The carrier may be fine-grained or coarse-grained. It may be porous or non porous. For instance, active charcoal, infusorial earth (diatomite, kieselguhr), silica gel, glass, ceramic materials, such as porcelain and earthenware particles, bentonites, asbestos, vermiculite, sand, alumina, cellulose fibres, plastics, may serve as carriers, The preferred carrier is silica gel .having a grain size of 0.2 to 0.5 mm.
The preferred collecting agent contains 11 weight percent of water as well as 24 weight percent of silver nitrate. The concentration of noble metal salts in the new agent may, however, vary within relatively wide limits, from 5 to 50 weight percent. A content between 15 and 30 weight percent is, however, preferred.
The carrier may also be a powder. This is of advantage when it is necessary to take up mercury from narrow joints in which it has been spilled. The pulverulent, mercury-bearing collecting agent may easily be picked up with the aid of a vacuum cleaner.
The mercury compound formed (mercury (I) nitrate) may be converted to compounds which are no longer toxic and insoluble, such as the sulfide. For example, potassium sulfide or another alkali metal sulfide applied on silica gel may be added to the collecting agent, or an agent may be used which, in addition to silver nitrate, contains silver or alkali metal sulfide. Such a collecting agent may be used for collecting mercury that has penetrated into deep joints, cable chutes or the like. The agent, preferably in the form of a powder, is placed in the joint where it takes up the mercury and may then remain there because it converts the mercury into its non-toxic form.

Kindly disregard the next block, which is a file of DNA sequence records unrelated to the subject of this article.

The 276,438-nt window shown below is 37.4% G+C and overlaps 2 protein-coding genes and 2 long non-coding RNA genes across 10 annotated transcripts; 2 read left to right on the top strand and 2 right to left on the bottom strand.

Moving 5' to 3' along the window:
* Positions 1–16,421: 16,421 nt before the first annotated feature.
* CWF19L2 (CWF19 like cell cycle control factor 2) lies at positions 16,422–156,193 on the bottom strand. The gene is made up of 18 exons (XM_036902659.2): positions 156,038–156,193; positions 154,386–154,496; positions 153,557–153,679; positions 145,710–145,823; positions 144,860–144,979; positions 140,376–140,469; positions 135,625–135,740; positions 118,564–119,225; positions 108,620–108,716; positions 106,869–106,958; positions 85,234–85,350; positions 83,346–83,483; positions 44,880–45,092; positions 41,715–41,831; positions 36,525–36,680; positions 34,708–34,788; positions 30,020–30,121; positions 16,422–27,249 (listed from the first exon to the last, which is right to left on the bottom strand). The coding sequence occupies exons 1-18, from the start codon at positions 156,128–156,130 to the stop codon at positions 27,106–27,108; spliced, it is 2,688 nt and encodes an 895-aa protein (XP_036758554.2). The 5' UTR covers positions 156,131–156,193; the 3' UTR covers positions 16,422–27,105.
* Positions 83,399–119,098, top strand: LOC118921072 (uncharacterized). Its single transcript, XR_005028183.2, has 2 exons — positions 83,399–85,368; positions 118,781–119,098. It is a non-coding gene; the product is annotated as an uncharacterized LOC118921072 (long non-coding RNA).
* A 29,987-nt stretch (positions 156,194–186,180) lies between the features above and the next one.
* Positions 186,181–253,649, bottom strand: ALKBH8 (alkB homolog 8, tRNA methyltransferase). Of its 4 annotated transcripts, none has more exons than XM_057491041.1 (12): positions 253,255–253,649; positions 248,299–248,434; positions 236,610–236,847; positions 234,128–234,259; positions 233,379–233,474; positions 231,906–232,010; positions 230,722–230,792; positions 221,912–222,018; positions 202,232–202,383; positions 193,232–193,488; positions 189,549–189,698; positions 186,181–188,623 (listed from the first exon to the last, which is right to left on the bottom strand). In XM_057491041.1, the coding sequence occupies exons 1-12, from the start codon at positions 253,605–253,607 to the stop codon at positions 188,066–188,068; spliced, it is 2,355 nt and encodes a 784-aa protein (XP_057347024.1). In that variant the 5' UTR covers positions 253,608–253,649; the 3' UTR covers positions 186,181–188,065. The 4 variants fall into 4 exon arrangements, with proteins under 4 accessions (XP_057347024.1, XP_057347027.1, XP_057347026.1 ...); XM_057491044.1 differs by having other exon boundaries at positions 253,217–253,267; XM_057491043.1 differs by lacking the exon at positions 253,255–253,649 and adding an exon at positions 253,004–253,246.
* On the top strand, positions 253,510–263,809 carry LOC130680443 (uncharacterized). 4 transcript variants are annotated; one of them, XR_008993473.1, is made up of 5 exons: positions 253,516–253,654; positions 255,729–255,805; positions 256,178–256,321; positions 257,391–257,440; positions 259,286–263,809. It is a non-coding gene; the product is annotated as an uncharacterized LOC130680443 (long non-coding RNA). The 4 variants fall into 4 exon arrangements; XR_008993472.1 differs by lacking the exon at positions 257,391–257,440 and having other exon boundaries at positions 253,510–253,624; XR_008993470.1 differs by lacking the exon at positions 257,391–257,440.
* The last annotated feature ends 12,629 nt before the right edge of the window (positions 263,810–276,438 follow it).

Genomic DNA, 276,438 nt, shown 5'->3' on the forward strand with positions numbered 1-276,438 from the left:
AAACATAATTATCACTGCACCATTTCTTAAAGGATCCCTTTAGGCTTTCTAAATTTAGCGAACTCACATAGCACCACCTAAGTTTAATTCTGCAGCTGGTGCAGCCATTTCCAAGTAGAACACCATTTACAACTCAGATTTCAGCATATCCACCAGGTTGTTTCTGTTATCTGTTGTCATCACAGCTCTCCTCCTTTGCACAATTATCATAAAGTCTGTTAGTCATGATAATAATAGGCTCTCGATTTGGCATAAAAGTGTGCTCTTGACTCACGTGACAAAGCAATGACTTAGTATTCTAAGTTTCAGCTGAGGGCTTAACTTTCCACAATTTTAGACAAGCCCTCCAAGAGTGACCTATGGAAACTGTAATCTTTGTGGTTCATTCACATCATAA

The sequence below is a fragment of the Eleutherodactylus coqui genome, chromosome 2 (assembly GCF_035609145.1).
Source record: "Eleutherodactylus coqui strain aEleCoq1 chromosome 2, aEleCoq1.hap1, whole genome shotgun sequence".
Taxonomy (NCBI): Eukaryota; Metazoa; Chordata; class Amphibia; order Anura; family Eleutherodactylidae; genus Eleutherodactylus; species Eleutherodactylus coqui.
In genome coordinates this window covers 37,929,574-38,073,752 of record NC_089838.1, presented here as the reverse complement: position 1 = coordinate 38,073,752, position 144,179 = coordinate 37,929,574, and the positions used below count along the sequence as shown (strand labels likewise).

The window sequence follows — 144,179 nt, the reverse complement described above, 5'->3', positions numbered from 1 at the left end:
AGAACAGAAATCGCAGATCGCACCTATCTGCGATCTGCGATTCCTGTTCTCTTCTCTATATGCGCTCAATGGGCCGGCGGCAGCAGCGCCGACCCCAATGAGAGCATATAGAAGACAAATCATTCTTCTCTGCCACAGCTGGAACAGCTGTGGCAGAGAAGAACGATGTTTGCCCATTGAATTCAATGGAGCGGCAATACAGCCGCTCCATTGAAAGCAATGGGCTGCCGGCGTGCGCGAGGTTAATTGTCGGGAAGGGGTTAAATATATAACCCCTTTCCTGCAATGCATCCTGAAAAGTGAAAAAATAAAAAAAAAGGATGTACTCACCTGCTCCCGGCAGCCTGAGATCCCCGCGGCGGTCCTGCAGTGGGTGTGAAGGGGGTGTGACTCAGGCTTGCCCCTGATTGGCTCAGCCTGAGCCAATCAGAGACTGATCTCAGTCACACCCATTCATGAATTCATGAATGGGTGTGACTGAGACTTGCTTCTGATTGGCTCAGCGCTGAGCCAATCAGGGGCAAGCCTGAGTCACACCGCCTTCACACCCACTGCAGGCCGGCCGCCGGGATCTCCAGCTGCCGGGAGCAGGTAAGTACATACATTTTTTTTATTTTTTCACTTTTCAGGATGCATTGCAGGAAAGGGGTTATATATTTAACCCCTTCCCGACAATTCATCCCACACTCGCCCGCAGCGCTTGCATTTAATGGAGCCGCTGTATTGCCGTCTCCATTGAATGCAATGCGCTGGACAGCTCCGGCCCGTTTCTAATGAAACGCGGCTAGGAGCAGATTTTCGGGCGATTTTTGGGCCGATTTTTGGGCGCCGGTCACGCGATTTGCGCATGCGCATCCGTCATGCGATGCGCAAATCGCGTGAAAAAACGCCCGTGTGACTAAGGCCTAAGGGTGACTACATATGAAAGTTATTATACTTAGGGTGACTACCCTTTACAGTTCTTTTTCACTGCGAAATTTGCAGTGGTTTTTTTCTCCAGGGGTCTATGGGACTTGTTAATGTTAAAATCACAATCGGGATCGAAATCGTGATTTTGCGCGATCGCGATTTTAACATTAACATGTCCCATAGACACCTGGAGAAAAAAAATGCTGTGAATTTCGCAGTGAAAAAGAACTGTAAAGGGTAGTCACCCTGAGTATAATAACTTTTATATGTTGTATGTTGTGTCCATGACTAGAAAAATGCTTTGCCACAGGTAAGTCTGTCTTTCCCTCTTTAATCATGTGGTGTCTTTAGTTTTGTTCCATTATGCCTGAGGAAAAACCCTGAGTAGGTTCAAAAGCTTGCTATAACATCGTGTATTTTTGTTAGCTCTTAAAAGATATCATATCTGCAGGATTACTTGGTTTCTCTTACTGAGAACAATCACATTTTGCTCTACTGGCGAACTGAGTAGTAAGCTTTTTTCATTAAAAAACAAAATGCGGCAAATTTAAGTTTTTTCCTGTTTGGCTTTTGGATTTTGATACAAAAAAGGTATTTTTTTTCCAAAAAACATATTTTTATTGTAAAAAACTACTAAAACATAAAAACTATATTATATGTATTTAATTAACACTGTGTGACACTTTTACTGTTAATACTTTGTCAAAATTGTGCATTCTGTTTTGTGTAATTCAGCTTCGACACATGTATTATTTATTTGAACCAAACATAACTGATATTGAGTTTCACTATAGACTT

The agent may consist of a mixture of granular silica gel containing silver nitrate.
It has been found that the capacity of the collecting agent is far higher than may be expected according to the stoichiometric equation:
Accordingly, it is assumed that amalgam formation contributes considerably to the high sorption rate, since the silver formed is very finely distributed and is surrounded by metallic mercury upon its formation.
The following examples further illustrate the present invention.
EXAMPLE 1 A saturated silver nitrate solution is prepared at 21 C. from g. water and 220 g. AgNO This solution is poured into a flask and dry silica gel having a grain size of 0.2 to 0.5 mm. is added in small amounts until the mixture consists of individual grains which feel dry and which are capable of flowing. About 600 g. of silica gel is required for this.
The thus obtained agent is ready for use. In the absence of light its storage stability is unlimited.
EXAMPLE 2 20 g. of each of the collecting agents mentioned below was added to 20 g. of liquid mercury at 20 C. in an Erlenmeyer flask. The flask was shaken from time to time. The following observations were made:
Observations The Hg disappears after 2 to 3 minutes. 25 g. of Hg are taken-up in 4 minutes (theoretical capacity according to the equation: 5.75 g. Hg).
The Hg disappears after about minutes.
(a) Produced according to the invention in accordance with example 1.
(b) Produced according to the invention in accordance with Example 1, mixed with equal parts of potassium sulfide and silica gel. (c) Silica gel-potassium The Hg disappears after sulfide. about 4 days,
(d) Iodine carbon, such as commercially available.
(e) Flowers of sulfur (f) Zinc powder Tin powder Further tests have shown that the new agent is likewise most successful in the removal of metal vapors, in particular lead vapors and mercury vapors.
Active charcoal used as a carrier material sometimes ofiers special advantages. Due to its increased adsorption capacity for water as compared with silica gel, active charcoal impregnated approximately according to Example 1 is more suitable for collecting spilled mercury in a wet environment. 1